Britain's top share index retreated from a one-month high on Thursday, weighed down by a fall among mining firms and those trading ex-dividend, while mid-cap engineer Cobham slumped after results.
The blue FTSE 100 index was down 0.4% at 7,272.58 points, in line with a broader decline among European indexes.
Falls among banks, oil & gas stocks and mining firms were the biggest weights, with shares in Anglo American and Antofagasta falling more than 2% as the price of copper eased.
Likewise a number of heavyweight companies dropped after trading without entitlement to their latest dividend payout, which included AstraZeneca, BP, Royal Dutch Shell and Imperial Brands, all falling between 1.7% to 3.5%.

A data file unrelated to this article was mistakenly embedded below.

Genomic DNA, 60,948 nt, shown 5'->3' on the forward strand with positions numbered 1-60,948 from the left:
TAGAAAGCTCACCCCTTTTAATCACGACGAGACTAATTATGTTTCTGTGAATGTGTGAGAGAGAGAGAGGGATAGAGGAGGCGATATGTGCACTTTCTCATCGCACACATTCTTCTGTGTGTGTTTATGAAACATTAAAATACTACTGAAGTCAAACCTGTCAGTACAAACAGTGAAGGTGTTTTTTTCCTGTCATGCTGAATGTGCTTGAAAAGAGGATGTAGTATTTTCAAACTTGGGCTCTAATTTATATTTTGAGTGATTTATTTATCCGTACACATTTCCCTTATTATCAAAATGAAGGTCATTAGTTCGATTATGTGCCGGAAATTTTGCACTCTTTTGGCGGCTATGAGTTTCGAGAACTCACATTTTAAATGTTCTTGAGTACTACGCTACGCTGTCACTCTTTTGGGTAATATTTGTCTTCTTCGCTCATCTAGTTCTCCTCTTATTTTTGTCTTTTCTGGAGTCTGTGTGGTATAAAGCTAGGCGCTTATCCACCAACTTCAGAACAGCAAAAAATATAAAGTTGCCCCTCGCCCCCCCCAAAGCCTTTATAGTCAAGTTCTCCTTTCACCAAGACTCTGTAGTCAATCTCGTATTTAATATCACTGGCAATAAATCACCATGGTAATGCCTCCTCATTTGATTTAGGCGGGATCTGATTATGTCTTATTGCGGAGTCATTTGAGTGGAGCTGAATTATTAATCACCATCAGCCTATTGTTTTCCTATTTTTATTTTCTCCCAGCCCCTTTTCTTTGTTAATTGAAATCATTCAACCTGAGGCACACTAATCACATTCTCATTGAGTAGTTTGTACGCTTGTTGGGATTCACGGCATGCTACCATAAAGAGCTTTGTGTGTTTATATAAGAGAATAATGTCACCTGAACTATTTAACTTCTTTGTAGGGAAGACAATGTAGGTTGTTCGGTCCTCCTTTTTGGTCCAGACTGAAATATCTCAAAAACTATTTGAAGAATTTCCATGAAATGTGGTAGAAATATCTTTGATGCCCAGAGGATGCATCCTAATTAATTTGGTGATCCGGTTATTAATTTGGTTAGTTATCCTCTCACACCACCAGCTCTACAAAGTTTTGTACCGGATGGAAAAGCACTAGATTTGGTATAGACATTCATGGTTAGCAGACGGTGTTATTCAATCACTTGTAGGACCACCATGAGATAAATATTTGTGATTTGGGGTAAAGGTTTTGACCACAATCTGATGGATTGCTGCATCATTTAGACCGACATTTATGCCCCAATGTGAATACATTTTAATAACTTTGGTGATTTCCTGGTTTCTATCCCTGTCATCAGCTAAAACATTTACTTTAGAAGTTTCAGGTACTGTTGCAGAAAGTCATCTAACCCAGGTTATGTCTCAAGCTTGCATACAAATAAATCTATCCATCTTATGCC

British mid-cap stocks, however, saw some dramatic results-driven moves. Engineering firm Cobham tumbled 20% and was on track for its worst day on record after reporting earnings.
Cobham took a 150 million pound sterling charge on a troubled contract with Boeing and downgraded its 2016 trading profit again.
Drax Group also fell, down more than 11%, after reporting a disappointing set of results, with its core annual earnings falling 17% on weaker power prices and the loss of revenue from a green energy scheme.
"Because we are in a situation where global economic growth is weaker than it has been ... there is a premium that is attached to growth companies," Laith Khalaf, senior analyst at Hargreaves Lansdown, said.
"If those growth companies falter, then you can see a bit of doubt creeping into investors' minds and that can influence the share price."
However, a profit beat propelled Lancashire Holding's shares more than 9%. The property and casualty insurer posted a better-than-expected 2016 profit, helped by lower expenses and higher gains in the final quarter. (Reuters)